When you look down at your watch and see that you’re on track for a PB, that’s when the magic starts to happen. The desire to cross the finish line becomes stronger than the pain in your legs so you begin to push harder. And you keep going until you reach the finish line because the moment you realise that you are going to set a new personal best, you become unstoppable.

This weekend I ran a 9 minute PB in a half marathon that I didn’t really train for. I know… I can’t believe it either and everything that I thought I knew about running has gone straight out of the window.

I’d booked to do the Berlin half marathon sometime mid-late last year and I put it to one side because I wanted to focus on increasing my speed and stamina. After I got married in February, I vowed to train for the 13.1 mile race but I just couldn’t bring myself to do it. I was having too much fun sprinting and doing CrossFit. The thought of doing a “long run” sounded painful so I just avoided it. I didn’t want to destroy all of the speed work that my body had been enjoying and I started questioning my abilities. Not as a runner, but as a long distance runner. Sure, I can run but I wasn’t sure if my body was designed to run half marathons. So I just continued training as usual, doing endurance sprint sessions, strength training and I told myself that after Berlin I would retire from half marathons.

I flew to Berlin with my friends and most of them eat marathons for breakfast. But despite my lack of preparation, I felt calm. My legs felt strong and I trusted my running ability but I didn’t expect to take anything away from this race. I thought my legs would give up on me at around 13-15km so my plan was just to get around the course and then retire from half marathons.

But on race day, my plan didn’t go to plan. It actually fell apart.

We were in quite a fast wave which meant I didn’t lose any time or energy trying to weave around people. The first 5km went a little faster than I planned but my legs felt good, really good. I remember telling myself “your legs should feel good, it’s only 5k!” but I maintained my speed and continued on to 10km. The 10km mark came and my Apple watch vibrated simultaneously to let me know that I’d reached. I was impressed with it’s accuracy so I started to pay attention to my watch. I had been running for 46 minutes and some change. If I kept this up I’d completely shatter my PB but I didn’t think I had it in my legs so the plan was to maintain this speed for as long as possible.

Shortly after the 10km check point, I approached the first water station and I missed it. *Insert expletive here* That’s when the panic started to kick in. I  couldn’t remember where the next water station was and the last thing I wanted to do was become dehydrated and not be able to finish the race. After a deep breath, I told myself that I’m used to training with very little water and so my legs continued to tick over.

Before I started the race, I mentally prepared myself to crash at 15km and as I approached the check point I could feel the anxiety beginning to build. I kept watching my watch. 14.59km, 14.62km. As I edged closer I thought that it was going to happen any minute…now. But it didn’t. I ran through the check point and with it I let out a sigh of relief. I checked my pace and I was still on track for a PB but I didn’t know how quick it was going to be.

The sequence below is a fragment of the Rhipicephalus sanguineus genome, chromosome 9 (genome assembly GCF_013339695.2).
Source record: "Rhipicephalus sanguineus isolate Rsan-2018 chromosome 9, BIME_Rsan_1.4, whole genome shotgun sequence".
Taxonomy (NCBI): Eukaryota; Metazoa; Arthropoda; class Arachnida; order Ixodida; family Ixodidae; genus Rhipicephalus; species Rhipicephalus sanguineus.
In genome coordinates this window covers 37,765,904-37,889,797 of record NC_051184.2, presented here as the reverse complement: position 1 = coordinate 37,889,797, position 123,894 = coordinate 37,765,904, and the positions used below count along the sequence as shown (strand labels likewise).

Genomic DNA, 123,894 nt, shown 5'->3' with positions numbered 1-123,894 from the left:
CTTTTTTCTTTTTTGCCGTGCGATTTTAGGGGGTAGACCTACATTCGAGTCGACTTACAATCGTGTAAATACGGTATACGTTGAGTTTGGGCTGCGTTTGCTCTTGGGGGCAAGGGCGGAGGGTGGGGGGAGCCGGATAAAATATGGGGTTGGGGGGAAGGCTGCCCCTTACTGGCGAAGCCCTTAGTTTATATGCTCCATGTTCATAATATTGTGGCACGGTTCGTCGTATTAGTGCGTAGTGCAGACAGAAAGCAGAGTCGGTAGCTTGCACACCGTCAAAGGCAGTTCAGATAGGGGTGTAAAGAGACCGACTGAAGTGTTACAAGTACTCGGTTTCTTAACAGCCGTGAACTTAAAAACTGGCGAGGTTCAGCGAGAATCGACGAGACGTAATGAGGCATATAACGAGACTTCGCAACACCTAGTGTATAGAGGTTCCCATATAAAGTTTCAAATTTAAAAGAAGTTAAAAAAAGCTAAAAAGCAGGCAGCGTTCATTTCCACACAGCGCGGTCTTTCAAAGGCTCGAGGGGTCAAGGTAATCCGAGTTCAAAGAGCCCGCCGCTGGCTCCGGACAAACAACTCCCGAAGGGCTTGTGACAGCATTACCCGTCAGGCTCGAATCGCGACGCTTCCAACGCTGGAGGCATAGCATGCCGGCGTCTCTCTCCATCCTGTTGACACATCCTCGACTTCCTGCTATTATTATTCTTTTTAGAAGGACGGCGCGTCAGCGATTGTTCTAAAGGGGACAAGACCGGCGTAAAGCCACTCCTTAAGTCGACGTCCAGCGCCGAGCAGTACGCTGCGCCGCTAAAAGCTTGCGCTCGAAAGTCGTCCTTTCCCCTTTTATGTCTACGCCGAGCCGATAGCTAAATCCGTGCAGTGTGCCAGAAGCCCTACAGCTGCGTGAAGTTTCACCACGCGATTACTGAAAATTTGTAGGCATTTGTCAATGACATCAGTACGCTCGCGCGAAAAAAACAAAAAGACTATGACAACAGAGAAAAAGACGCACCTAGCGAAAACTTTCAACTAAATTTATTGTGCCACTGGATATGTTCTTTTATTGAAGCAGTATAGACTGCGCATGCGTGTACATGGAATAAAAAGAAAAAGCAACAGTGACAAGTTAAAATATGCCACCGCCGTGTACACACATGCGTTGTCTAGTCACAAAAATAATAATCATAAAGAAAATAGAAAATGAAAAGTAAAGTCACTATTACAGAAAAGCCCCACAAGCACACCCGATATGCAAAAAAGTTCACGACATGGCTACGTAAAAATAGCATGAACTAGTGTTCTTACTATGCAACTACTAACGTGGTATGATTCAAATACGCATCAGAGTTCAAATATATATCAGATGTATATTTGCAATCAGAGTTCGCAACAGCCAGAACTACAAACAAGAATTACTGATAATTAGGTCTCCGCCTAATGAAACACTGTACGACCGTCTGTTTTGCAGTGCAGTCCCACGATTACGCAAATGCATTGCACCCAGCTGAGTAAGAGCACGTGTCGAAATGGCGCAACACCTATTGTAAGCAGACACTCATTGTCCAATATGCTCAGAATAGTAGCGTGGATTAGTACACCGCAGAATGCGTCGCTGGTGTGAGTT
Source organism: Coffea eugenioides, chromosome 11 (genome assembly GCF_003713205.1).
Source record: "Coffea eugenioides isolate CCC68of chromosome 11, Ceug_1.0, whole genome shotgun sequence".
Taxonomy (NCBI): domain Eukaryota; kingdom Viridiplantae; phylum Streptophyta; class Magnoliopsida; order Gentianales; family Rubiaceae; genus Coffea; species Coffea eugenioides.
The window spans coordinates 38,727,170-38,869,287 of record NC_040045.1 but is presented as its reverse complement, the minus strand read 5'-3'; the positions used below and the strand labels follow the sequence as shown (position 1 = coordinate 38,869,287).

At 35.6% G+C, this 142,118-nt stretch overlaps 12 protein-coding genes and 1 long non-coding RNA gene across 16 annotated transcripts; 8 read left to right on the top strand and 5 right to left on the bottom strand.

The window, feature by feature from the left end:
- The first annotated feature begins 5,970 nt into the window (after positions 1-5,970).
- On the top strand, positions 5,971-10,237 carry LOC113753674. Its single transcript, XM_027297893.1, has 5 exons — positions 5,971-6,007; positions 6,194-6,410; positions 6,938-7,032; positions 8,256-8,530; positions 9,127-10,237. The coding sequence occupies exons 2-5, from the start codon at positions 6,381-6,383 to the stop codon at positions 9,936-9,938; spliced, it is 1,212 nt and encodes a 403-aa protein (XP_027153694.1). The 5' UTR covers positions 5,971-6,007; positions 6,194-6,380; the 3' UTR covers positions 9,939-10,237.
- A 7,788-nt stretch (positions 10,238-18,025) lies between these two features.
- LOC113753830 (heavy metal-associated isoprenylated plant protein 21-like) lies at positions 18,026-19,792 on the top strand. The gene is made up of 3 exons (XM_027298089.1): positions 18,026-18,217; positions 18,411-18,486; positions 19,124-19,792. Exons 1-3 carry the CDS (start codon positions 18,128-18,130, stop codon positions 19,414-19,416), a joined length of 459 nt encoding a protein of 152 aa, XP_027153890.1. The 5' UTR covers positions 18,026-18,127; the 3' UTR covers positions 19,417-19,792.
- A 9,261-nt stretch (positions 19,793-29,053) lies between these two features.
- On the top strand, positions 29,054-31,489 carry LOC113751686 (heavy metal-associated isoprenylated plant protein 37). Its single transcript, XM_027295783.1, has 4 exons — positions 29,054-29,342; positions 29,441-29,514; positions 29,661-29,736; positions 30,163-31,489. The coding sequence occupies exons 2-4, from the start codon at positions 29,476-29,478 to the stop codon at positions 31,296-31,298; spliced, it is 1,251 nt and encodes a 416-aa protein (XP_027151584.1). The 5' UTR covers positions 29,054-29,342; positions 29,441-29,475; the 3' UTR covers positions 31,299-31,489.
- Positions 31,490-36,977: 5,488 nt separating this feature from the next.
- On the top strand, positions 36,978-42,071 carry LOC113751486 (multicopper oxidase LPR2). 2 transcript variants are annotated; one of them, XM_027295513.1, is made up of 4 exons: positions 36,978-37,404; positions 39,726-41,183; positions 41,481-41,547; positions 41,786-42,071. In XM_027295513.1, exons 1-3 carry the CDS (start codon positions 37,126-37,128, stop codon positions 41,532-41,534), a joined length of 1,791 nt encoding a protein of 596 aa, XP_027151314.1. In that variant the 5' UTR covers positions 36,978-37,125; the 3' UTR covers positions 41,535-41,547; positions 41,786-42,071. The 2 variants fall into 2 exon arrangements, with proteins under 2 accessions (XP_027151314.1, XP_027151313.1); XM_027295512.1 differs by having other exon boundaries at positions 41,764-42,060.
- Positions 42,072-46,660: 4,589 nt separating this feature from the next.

“You’ve only got 6km to go girl, you can do this”.

The next few kilometres seemed to fly by. 16km, 17km and when I finally reached 18km I knew that nothing was going to stop me from crossing that finish line and I was determined to maintain my pace. I didn’t run for 18km to let it crumble in the final 3.  My legs still felt strong and as I approached the final 2km I had another look at my watch to see that I was going to achieve something special. This was all the motivation I needed to summon the strength to kick it. When I ran through kilometre 20, I took off. Well, I say I took off…I ran as fast as my legs let me. I was passing runners on my left and my right, I was gaining momentum with every step. The fatigue started to kick in, my glutes and hamstrings were working overtime but I didn’t care. I was on the home straight and nothing was going to stop me.

I crossed the finish line knowing that I’d given it all and I frantically flicked my wrist to see the time that my watch had recorded. 1:40:59 flashed up on the screen. I didn’t want to get my hopes up as it wasn’t my official chip time but I sent a message to my husband to let him know I had finished.

“Huge PB” is what it read.

I got my medal and had a few friendly exchanges with runners on the way to receiving our post race certificate, which had our official chip time on it. I held my breath when they it to me. What if my Apple Watch had been out? You hear about this happening to runners all the time. Their watch tells them they’ve ran a PB then they get their official results to find that they haven’t.

I held my breath and had a look at the paper.


Almost a 9 minute PB.


Speed endurance is a huge part of my training and although I didn’t know it at the time, it was equipping me with everything I needed to not only finish a half marathon, but to set a new PB too. I have found a training method that my body responds well to and yes you’ve guessed it…I have decided not to retire from half marathons.

1:35:00, I am coming for you!

(please note I am an experienced runner and this was my third half marathon)

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